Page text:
City: Americans should clear BA for landing

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BRITISH AIRWAYS has long been the world's most profitable and successful airline - streets ahead of its nearest rival. To remain in front, it needs to expand internationally - to forge links and tie-ups with other airlines that will make it not just the most successful airline in the world but also the biggest. So far, however, BA's strategy for global expansion has been thwarted at almost every turn. There have been some minor successes, certainly. Over the past year BA has taken a stake in TAT, a French regional carrier, and in a new German venture, Deutsche BA. In Russia, a partnership has been formed with Aeroflot, and most recently there was the link-up with Qantas of Australia, in which BA is to take a 25 per cent stake.

But in a highly regulated industry still dominated by jealously guarded national monopolies and landing rights, the big prizes have escaped. Two attempts to link with Sabena of Belgium have foundered. Talks about a full-scale merger with KLM of the Netherlands also fell through (though not for regulatory reasons on that occasion). BA has met with similar frustration in the US, the world's largest airline market. First there was an attempt to get closer to United. That rapidly came to grief. Then the preferred partner was to be Northwest, but the failure of talks with KLM, already linked to Northwest, scuppered that. Finally, last week, BA was forced to abandon its proposal to take a 44 per cent stake in USAir, a deeply troubled airline financially but still the sixth largest US carrier.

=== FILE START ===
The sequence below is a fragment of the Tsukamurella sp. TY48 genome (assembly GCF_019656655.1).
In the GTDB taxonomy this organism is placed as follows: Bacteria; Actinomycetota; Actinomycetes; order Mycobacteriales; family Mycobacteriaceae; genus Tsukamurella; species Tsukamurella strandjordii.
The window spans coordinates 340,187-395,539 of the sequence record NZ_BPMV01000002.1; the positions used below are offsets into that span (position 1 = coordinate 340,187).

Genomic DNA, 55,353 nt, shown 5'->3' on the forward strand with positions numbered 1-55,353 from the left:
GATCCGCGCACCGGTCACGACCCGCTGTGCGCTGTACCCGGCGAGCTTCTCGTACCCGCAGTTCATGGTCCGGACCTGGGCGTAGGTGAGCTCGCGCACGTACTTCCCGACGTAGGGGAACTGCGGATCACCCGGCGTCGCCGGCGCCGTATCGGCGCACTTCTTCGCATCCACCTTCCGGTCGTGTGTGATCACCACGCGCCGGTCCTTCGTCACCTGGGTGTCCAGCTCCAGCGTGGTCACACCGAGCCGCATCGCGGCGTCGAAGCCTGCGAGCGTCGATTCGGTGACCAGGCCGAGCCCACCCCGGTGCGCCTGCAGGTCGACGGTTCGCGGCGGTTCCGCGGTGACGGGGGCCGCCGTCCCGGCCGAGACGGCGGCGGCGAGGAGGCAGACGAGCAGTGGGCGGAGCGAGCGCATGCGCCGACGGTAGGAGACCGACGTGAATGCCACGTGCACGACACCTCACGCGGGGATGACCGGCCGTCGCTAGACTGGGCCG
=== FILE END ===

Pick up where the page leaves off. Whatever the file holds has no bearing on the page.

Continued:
Negotiations with the US authorities were going nowhere. There was no way the Americans were going to agree to the USAir deal as proposed without a substantial quid pro quo. In the end, what was being demanded was just too high a price to pay, and possibly not in Britain's gift anyway. In return, the US airlines wanted virtually unlimited access to Britain and European markets beyond.

Is BA's attempt to crack the US market a lost cause? That's certainly not what Lord King and his chairman- designate, Sir Colin Marshall, think. They prefer to see last week's setback as 'a minor hiccup' in progress. Once the Clinton administration has got its feet under the table, they intend to be back - this time with a watered-down and, hopefully, more acceptable proposal. BA went a bridge too far with its first effort. It is now clear it was trying to move too fast, too soon. BA would have been restricted to 25 per cent of the voting rights in USAir, but behind the cosmetic mask, the plan would have involved considerable management, marketing and operational integration, a single livery and eventually even a single airline. To the Americans, what was proposed looked like a takeover in all but name - giving BA unlimited access to the US market via the back door. You can't blame BA for trying. Who knows? If George Bush had won the election, it might even have got away with it. But in the end, a foreign takeover of a US airline was never going to be acceptable.

BA's second bite at the cherry will probably look much more like the Qantas deal. Here, BA ends up with 25 per cent of the company, a say in management and some useful marketing arrangements, but essentially Qantas remains an independent Australian airline. Until the rules on foreign ownership are relaxed, BA is going to have to live with such second- best arrangements. If the Americans are sensible about it, they will accept the Qantas role model as a reasonable compromise. Nobody else is going to put money into USAir. At least there is someone out there prepared to come to the rescue of US jobs.